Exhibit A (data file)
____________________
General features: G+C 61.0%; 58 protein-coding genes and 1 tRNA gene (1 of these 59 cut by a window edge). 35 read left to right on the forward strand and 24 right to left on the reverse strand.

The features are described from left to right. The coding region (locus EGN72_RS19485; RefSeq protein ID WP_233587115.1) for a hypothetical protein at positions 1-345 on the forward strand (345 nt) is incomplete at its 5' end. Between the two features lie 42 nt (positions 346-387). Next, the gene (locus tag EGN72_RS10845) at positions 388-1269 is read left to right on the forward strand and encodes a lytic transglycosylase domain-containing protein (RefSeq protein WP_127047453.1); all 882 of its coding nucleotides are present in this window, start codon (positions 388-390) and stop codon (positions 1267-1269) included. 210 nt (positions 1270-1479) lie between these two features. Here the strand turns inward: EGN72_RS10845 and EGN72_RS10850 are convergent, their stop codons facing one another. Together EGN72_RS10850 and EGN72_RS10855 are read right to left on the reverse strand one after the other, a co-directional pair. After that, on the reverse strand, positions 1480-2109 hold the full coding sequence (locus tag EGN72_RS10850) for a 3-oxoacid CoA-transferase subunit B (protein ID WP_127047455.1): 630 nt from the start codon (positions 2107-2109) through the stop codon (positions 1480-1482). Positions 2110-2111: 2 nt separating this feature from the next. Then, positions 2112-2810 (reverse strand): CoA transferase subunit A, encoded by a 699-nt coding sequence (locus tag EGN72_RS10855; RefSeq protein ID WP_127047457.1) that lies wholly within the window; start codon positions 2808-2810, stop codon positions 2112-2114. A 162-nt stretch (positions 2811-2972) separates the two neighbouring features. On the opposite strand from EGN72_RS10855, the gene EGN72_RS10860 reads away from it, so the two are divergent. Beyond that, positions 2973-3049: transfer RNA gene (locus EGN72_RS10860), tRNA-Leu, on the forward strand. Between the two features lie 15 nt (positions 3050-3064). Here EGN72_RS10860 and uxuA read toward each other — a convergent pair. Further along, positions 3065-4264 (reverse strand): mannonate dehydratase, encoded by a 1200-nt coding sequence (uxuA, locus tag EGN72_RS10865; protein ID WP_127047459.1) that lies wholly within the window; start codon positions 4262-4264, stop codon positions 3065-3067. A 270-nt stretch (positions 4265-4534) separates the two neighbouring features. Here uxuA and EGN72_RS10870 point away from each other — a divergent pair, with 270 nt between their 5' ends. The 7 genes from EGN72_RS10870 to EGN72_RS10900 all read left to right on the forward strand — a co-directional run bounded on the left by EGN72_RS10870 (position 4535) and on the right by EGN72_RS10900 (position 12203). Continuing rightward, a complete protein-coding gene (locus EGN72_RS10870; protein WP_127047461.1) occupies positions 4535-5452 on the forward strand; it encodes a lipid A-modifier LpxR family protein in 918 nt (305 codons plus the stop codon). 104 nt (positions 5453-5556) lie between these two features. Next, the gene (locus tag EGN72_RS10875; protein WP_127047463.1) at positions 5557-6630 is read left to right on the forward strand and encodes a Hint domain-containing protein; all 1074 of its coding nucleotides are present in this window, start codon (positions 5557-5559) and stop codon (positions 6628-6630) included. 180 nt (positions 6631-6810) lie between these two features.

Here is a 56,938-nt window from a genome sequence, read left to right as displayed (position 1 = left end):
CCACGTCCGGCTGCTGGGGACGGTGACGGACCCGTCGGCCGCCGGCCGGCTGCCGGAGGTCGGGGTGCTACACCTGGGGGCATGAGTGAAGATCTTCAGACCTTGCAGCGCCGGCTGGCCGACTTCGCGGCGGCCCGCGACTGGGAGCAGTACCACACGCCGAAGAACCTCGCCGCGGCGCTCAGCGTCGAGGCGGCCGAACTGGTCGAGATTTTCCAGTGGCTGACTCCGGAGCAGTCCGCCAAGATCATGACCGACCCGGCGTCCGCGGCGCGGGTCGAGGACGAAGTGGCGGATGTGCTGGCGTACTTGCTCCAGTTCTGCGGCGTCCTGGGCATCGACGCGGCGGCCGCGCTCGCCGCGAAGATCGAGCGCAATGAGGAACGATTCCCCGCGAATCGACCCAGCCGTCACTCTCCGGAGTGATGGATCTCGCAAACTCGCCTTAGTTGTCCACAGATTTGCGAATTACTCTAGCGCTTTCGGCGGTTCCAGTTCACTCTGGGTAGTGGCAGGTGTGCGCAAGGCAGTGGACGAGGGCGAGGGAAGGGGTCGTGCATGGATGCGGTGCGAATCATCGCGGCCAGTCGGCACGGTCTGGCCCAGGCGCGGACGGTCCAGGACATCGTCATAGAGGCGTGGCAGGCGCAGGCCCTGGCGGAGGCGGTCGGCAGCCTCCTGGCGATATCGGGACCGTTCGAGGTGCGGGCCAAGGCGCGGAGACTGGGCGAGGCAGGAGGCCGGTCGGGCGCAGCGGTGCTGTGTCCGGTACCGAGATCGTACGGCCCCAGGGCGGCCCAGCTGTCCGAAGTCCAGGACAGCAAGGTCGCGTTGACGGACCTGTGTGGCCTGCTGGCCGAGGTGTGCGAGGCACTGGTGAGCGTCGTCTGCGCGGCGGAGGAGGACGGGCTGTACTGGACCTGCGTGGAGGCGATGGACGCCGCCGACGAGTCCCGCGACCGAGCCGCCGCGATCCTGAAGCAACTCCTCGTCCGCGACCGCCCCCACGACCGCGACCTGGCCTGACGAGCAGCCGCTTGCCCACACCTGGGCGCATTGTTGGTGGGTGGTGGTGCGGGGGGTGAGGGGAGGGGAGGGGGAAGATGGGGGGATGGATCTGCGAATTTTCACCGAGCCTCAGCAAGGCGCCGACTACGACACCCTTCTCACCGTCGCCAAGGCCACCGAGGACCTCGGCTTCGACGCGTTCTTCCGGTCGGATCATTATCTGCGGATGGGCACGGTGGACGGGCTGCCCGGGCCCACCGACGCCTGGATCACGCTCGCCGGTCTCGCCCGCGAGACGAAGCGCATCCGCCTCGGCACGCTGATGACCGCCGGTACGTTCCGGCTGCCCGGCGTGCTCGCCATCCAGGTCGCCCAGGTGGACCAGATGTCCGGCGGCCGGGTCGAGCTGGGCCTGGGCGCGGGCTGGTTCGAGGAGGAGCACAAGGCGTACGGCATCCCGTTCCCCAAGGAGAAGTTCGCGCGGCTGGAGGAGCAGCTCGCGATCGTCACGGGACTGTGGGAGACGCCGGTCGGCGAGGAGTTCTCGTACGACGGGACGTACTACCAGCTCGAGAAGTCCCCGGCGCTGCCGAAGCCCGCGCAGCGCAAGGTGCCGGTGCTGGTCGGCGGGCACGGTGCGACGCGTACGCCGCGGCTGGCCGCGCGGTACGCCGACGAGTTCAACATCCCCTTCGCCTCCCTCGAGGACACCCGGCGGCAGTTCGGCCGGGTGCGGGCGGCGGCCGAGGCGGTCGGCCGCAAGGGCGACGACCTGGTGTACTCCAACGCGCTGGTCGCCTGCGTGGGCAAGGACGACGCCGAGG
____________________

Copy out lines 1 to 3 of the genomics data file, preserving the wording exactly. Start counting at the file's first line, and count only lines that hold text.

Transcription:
General features: G+C 61.0%; 58 protein-coding genes and 1 tRNA gene (1 of these 59 cut by a window edge). 35 read left to right on the forward strand and 24 right to left on the reverse strand.

The features are described from left to right. The coding region (locus EGN72_RS19485; RefSeq protein ID WP_233587115.1) for a hypothetical protein at positions 1-345 on the forward strand (345 nt) is incomplete at its 5' end. Between the two features lie 42 nt (positions 346-387). Next, the gene (locus tag EGN72_RS10845) at positions 388-1269 is read left to right on the forward strand and encodes a lytic transglycosylase domain-containing protein (RefSeq protein WP_127047453.1); all 882 of its coding nucleotides are present in this window, start codon (positions 388-390) and stop codon (positions 1267-1269) included. 210 nt (positions 1270-1479) lie between these two features. Here the strand turns inward: EGN72_RS10845 and EGN72_RS10850 are convergent, their stop codons facing one another. Together EGN72_RS10850 and EGN72_RS10855 are read right to left on the reverse strand one after the other, a co-directional pair. After that, on the reverse strand, positions 1480-2109 hold the full coding sequence (locus tag EGN72_RS10850) for a 3-oxoacid CoA-transferase subunit B (protein ID WP_127047455.1): 630 nt from the start codon (positions 2107-2109) through the stop codon (positions 1480-1482). Positions 2110-2111: 2 nt separating this feature from the next. Then, positions 2112-2810 (reverse strand): CoA transferase subunit A, encoded by a 699-nt coding sequence (locus tag EGN72_RS10855; RefSeq protein ID WP_127047457.1) that lies wholly within the window; start codon positions 2808-2810, stop codon positions 2112-2114. A 162-nt stretch (positions 2811-2972) separates the two neighbouring features. On the opposite strand from EGN72_RS10855, the gene EGN72_RS10860 reads away from it, so the two are divergent. Beyond that, positions 2973-3049: transfer RNA gene (locus EGN72_RS10860), tRNA-Leu, on the forward strand. Between the two features lie 15 nt (positions 3050-3064). Here EGN72_RS10860 and uxuA read toward each other — a convergent pair. Further along, positions 3065-4264 (reverse strand): mannonate dehydratase, encoded by a 1200-nt coding sequence (uxuA, locus tag EGN72_RS10865; protein ID WP_127047459.1) that lies wholly within the window; start codon positions 4262-4264, stop codon positions 3065-3067. A 270-nt stretch (positions 4265-4534) separates the two neighbouring features. Here uxuA and EGN72_RS10870 point away from each other — a divergent pair, with 270 nt between their 5' ends. The 7 genes from EGN72_RS10870 to EGN72_RS10900 all read left to right on the forward strand — a co-directional run bounded on the left by EGN72_RS10870 (position 4535) and on the right by EGN72_RS10900 (position 12203). Continuing rightward, a complete protein-coding gene (locus EGN72_RS10870; protein WP_127047461.1) occupies positions 4535-5452 on the forward strand; it encodes a lipid A-modifier LpxR family protein in 918 nt (305 codons plus the stop codon). 104 nt (positions 5453-5556) lie between these two features. Next, the gene (locus tag EGN72_RS10875; protein WP_127047463.1) at positions 5557-6630 is read left to right on the forward strand and encodes a Hint domain-containing protein; all 1074 of its coding nucleotides are present in this window, start codon (positions 5557-5559) and stop codon (positions 6628-6630) included. 180 nt (positions 6631-6810) lie between these two features.

Here is a 56,938-nt window from a genome sequence, read left to right as displayed (position 1 = left end):